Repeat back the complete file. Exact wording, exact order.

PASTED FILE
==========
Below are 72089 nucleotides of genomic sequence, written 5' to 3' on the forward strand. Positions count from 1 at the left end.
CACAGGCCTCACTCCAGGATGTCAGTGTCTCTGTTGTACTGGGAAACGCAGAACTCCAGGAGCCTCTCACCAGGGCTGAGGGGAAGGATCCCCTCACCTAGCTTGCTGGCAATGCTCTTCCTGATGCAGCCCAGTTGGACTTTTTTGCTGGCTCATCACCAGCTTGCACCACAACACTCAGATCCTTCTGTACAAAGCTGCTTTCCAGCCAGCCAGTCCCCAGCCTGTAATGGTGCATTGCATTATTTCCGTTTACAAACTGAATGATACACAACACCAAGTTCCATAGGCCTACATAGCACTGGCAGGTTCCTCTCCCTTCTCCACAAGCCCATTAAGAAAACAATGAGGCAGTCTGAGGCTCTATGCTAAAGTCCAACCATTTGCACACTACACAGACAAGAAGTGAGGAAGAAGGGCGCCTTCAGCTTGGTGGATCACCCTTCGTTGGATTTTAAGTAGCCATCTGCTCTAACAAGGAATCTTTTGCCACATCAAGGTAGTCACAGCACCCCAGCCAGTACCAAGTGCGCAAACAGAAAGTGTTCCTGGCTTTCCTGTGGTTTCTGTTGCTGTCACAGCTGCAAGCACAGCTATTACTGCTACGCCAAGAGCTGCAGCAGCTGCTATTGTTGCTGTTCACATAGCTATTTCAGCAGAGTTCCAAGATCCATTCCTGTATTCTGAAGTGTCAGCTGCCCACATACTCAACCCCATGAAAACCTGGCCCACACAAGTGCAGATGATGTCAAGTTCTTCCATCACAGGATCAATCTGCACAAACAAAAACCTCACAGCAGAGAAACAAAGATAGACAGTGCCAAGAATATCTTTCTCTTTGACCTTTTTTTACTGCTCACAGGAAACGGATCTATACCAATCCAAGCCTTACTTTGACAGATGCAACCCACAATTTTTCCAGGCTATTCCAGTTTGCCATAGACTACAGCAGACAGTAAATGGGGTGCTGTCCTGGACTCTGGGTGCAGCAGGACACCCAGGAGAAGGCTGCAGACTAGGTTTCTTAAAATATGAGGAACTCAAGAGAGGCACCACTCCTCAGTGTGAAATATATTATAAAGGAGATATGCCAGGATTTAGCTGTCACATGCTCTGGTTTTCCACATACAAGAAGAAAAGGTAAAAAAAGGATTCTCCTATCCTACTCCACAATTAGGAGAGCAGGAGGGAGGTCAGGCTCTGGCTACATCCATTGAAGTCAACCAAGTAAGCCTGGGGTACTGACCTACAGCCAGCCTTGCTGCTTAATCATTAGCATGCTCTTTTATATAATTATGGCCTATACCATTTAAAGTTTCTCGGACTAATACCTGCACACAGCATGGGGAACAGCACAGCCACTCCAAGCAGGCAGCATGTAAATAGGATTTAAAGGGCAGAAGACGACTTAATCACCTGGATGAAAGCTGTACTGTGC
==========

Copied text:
Below are 72089 nucleotides of genomic sequence, written 5' to 3' on the forward strand. Positions count from 1 at the left end.
CACAGGCCTCACTCCAGGATGTCAGTGTCTCTGTTGTACTGGGAAACGCAGAACTCCAGGAGCCTCTCACCAGGGCTGAGGGGAAGGATCCCCTCACCTAGCTTGCTGGCAATGCTCTTCCTGATGCAGCCCAGTTGGACTTTTTTGCTGGCTCATCACCAGCTTGCACCACAACACTCAGATCCTTCTGTACAAAGCTGCTTTCCAGCCAGCCAGTCCCCAGCCTGTAATGGTGCATTGCATTATTTCCGTTTACAAACTGAATGATACACAACACCAAGTTCCATAGGCCTACATAGCACTGGCAGGTTCCTCTCCCTTCTCCACAAGCCCATTAAGAAAACAATGAGGCAGTCTGAGGCTCTATGCTAAAGTCCAACCATTTGCACACTACACAGACAAGAAGTGAGGAAGAAGGGCGCCTTCAGCTTGGTGGATCACCCTTCGTTGGATTTTAAGTAGCCATCTGCTCTAACAAGGAATCTTTTGCCACATCAAGGTAGTCACAGCACCCCAGCCAGTACCAAGTGCGCAAACAGAAAGTGTTCCTGGCTTTCCTGTGGTTTCTGTTGCTGTCACAGCTGCAAGCACAGCTATTACTGCTACGCCAAGAGCTGCAGCAGCTGCTATTGTTGCTGTTCACATAGCTATTTCAGCAGAGTTCCAAGATCCATTCCTGTATTCTGAAGTGTCAGCTGCCCACATACTCAACCCCATGAAAACCTGGCCCACACAAGTGCAGATGATGTCAAGTTCTTCCATCACAGGATCAATCTGCACAAACAAAAACCTCACAGCAGAGAAACAAAGATAGACAGTGCCAAGAATATCTTTCTCTTTGACCTTTTTTTACTGCTCACAGGAAACGGATCTATACCAATCCAAGCCTTACTTTGACAGATGCAACCCACAATTTTTCCAGGCTATTCCAGTTTGCCATAGACTACAGCAGACAGTAAATGGGGTGCTGTCCTGGACTCTGGGTGCAGCAGGACACCCAGGAGAAGGCTGCAGACTAGGTTTCTTAAAATATGAGGAACTCAAGAGAGGCACCACTCCTCAGTGTGAAATATATTATAAAGGAGATATGCCAGGATTTAGCTGTCACATGCTCTGGTTTTCCACATACAAGAAGAAAAGGTAAAAAAAGGATTCTCCTATCCTACTCCACAATTAGGAGAGCAGGAGGGAGGTCAGGCTCTGGCTACATCCATTGAAGTCAACCAAGTAAGCCTGGGGTACTGACCTACAGCCAGCCTTGCTGCTTAATCATTAGCATGCTCTTTTATATAATTATGGCCTATACCATTTAAAGTTTCTCGGACTAATACCTGCACACAGCATGGGGAACAGCACAGCCACTCCAAGCAGGCAGCATGTAAATAGGATTTAAAGGGCAGAAGACGACTTAATCACCTGGATGAAAGCTGTACTGTGC